While some folks in Mercy are creating art assets in Photoshop, others program in GameMaker, with the remaining members busy writing. I discover that their game is a combination driving and quiz-answering game. The basic concept is that the player is going down the highway when they decide to call in a radio station to respond to questions. It's the team's notion of "confusing the player" finally fleshed out. So a pair of students ask one another, as well as anyone else they can talk to, for questions and answers, no matter how ridiculous they may sound (to avoid redundancy, they estimate that they need approximately 300 unique questions).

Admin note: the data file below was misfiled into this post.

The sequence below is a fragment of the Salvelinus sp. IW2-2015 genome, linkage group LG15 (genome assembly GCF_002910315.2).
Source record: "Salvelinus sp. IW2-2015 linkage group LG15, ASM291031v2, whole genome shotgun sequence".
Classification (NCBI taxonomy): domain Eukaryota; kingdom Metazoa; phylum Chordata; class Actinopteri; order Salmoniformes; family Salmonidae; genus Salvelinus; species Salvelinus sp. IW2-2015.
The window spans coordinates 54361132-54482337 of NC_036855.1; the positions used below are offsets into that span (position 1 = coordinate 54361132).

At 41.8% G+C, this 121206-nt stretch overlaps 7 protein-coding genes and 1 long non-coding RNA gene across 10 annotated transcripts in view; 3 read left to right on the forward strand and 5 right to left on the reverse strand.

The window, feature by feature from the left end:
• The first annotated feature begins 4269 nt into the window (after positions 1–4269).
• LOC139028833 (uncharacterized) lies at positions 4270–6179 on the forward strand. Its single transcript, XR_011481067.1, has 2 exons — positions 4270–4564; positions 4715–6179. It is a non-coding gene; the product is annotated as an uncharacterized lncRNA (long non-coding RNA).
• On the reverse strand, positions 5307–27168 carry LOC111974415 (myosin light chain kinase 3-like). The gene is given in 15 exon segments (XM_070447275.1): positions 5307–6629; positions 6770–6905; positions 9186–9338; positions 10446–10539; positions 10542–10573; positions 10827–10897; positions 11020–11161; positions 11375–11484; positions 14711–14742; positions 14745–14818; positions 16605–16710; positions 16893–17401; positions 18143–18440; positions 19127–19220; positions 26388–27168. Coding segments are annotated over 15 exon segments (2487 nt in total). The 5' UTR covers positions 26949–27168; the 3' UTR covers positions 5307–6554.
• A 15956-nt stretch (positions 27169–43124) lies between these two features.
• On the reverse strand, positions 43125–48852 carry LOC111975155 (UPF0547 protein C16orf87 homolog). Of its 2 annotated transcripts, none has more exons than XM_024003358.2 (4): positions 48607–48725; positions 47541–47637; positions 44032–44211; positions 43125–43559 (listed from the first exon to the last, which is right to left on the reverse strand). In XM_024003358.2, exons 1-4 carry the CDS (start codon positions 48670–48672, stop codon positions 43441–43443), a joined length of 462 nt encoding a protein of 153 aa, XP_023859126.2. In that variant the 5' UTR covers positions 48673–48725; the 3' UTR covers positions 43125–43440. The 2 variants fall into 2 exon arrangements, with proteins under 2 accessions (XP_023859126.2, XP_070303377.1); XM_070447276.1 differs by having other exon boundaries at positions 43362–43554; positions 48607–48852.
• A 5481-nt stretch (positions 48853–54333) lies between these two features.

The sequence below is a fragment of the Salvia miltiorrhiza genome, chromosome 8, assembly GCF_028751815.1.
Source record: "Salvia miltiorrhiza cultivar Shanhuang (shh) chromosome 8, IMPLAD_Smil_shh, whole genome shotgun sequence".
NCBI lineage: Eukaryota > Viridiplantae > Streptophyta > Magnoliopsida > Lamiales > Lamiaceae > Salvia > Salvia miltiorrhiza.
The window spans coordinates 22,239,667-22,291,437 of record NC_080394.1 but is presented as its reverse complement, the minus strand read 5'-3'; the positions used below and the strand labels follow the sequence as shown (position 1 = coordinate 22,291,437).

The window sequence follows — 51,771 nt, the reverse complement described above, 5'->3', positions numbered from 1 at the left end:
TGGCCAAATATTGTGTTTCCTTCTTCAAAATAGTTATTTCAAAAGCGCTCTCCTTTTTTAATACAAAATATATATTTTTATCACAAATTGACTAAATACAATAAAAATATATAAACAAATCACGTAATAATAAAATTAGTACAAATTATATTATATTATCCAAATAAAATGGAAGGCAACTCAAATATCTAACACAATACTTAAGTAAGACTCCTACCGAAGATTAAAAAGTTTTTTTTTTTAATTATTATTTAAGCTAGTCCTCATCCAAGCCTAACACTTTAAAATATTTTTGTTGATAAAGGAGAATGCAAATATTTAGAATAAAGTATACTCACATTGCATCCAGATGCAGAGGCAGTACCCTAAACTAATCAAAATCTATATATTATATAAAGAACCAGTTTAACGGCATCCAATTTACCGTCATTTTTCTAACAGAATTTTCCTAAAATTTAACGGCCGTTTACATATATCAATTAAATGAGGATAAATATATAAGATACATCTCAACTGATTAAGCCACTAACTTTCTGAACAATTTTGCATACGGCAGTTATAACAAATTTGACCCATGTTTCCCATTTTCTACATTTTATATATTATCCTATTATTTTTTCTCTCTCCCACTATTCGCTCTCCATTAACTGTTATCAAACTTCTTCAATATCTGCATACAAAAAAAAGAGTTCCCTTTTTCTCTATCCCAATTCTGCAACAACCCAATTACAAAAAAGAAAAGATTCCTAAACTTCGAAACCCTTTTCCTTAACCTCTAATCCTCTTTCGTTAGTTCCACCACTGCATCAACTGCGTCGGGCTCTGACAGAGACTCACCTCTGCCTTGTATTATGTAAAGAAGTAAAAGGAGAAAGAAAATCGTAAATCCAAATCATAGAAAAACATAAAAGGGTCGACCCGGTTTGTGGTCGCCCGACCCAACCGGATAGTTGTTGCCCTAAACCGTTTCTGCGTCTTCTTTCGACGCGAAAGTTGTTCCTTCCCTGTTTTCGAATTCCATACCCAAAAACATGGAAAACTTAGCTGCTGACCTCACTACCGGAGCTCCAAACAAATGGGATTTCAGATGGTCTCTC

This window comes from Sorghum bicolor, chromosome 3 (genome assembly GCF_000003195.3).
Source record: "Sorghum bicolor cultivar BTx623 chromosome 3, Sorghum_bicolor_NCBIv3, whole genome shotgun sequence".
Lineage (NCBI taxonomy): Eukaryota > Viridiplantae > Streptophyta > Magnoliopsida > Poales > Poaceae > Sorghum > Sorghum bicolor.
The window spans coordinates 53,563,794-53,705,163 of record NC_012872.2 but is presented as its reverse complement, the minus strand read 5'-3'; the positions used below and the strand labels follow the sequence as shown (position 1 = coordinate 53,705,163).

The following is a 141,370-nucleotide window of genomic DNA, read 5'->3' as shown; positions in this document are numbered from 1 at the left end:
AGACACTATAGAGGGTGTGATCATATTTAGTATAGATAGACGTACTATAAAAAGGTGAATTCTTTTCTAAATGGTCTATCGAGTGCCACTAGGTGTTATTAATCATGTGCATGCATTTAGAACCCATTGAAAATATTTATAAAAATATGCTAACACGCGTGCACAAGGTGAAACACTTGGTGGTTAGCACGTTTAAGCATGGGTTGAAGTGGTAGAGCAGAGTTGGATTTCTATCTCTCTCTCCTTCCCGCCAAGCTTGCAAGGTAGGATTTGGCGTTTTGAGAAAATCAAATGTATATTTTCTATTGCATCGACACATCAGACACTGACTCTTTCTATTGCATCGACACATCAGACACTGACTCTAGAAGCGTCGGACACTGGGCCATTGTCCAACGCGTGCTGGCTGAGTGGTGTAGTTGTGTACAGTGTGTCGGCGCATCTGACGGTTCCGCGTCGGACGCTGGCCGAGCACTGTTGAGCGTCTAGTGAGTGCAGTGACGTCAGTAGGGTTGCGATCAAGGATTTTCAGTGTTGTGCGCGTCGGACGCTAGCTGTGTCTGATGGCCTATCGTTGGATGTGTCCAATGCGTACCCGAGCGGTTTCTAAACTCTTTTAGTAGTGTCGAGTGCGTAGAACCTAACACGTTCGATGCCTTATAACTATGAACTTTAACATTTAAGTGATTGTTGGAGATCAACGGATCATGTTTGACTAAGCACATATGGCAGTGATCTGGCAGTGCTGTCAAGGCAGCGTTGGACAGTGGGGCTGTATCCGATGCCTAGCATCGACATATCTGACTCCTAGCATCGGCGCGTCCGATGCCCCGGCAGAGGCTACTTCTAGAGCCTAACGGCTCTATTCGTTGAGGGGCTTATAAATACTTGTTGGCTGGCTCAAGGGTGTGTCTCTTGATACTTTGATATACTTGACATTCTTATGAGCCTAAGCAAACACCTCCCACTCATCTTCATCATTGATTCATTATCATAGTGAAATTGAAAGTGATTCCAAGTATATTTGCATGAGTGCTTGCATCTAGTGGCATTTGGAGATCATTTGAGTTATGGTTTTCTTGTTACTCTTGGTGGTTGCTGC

Oh My Mosh has finally started programming their game, having at last decided upon a concept. One can sense a degree of stress among the members, reasonable considering their uphill battle starting this late in the game. But it has been mentioned that they should build upon their strength, which is their cute character designs, which seems to shaping up the best.
Some technical problems prove to be greater for some than others. 7SAMURAI-1's upbeat demeanor has begun to fade away as more and more issues come up with the networking aspects. It seems the desired solution to the latency has not come together, and now there are issues with the infrastructure which Parsons has provided as well.
Meanwhile Mikey has encountered yet another major technical setback. His own attempt to have various handsets "talk to each other" has failed, much like the 7SAMURAI-1's. Mikey